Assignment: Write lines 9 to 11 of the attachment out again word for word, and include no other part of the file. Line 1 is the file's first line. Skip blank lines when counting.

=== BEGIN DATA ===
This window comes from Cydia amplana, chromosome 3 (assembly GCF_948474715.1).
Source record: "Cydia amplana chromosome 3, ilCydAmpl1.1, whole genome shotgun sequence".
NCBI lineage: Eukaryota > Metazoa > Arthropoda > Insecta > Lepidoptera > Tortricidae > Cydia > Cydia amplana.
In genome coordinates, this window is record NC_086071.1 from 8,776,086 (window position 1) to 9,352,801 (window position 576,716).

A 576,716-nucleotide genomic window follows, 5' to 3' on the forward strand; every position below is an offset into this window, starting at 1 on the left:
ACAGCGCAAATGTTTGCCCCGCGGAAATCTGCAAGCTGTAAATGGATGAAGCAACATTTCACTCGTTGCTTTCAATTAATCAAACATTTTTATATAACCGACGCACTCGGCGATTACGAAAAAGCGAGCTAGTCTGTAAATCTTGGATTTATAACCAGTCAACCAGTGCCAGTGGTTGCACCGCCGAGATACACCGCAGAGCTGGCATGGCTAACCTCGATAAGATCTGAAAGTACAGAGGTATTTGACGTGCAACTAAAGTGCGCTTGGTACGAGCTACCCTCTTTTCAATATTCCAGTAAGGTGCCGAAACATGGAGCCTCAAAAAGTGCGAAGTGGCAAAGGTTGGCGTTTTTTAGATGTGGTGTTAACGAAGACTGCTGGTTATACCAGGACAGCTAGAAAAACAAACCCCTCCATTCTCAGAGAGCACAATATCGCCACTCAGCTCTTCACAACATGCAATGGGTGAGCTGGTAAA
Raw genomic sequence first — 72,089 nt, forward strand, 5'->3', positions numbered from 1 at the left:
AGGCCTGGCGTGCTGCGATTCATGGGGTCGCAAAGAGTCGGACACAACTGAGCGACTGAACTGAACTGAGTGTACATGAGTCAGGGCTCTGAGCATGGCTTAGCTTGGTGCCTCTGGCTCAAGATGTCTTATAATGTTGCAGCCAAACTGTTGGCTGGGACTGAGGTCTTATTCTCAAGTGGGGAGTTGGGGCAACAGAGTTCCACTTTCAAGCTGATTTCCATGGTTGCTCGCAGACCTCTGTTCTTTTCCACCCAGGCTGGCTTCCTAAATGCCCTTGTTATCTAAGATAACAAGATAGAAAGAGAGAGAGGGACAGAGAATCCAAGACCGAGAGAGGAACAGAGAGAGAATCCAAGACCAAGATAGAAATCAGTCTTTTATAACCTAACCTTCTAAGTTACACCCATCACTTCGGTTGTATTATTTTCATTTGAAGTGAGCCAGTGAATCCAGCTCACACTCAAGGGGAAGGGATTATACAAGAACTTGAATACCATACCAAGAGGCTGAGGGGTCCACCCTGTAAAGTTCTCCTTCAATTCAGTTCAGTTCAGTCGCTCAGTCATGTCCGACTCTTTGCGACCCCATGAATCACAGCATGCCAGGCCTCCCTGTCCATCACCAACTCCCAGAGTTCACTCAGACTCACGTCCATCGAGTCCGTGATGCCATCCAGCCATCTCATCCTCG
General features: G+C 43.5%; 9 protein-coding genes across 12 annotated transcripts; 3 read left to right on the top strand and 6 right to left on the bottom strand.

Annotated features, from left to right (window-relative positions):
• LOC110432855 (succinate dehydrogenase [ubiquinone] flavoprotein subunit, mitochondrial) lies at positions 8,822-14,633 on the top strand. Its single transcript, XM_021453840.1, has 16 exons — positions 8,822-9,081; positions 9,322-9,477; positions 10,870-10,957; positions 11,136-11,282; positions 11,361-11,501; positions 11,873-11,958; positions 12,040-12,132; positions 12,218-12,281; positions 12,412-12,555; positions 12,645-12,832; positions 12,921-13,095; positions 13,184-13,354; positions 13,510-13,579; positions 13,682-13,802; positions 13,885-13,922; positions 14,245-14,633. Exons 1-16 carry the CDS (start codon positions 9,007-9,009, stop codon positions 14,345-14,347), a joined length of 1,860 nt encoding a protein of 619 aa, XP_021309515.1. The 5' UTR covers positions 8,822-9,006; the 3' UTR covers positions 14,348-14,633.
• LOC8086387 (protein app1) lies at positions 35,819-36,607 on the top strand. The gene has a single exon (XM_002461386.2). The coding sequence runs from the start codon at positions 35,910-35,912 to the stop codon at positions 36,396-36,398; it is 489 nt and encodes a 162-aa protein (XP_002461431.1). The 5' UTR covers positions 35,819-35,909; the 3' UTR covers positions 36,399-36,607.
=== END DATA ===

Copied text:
General features: G+C 43.5%; 9 protein-coding genes across 12 annotated transcripts; 3 read left to right on the top strand and 6 right to left on the bottom strand.

Annotated features, from left to right (window-relative positions):
• LOC110432855 (succinate dehydrogenase [ubiquinone] flavoprotein subunit, mitochondrial) lies at positions 8,822-14,633 on the top strand. Its single transcript, XM_021453840.1, has 16 exons — positions 8,822-9,081; positions 9,322-9,477; positions 10,870-10,957; positions 11,136-11,282; positions 11,361-11,501; positions 11,873-11,958; positions 12,040-12,132; positions 12,218-12,281; positions 12,412-12,555; positions 12,645-12,832; positions 12,921-13,095; positions 13,184-13,354; positions 13,510-13,579; positions 13,682-13,802; positions 13,885-13,922; positions 14,245-14,633. Exons 1-16 carry the CDS (start codon positions 9,007-9,009, stop codon positions 14,345-14,347), a joined length of 1,860 nt encoding a protein of 619 aa, XP_021309515.1. The 5' UTR covers positions 8,822-9,006; the 3' UTR covers positions 14,348-14,633.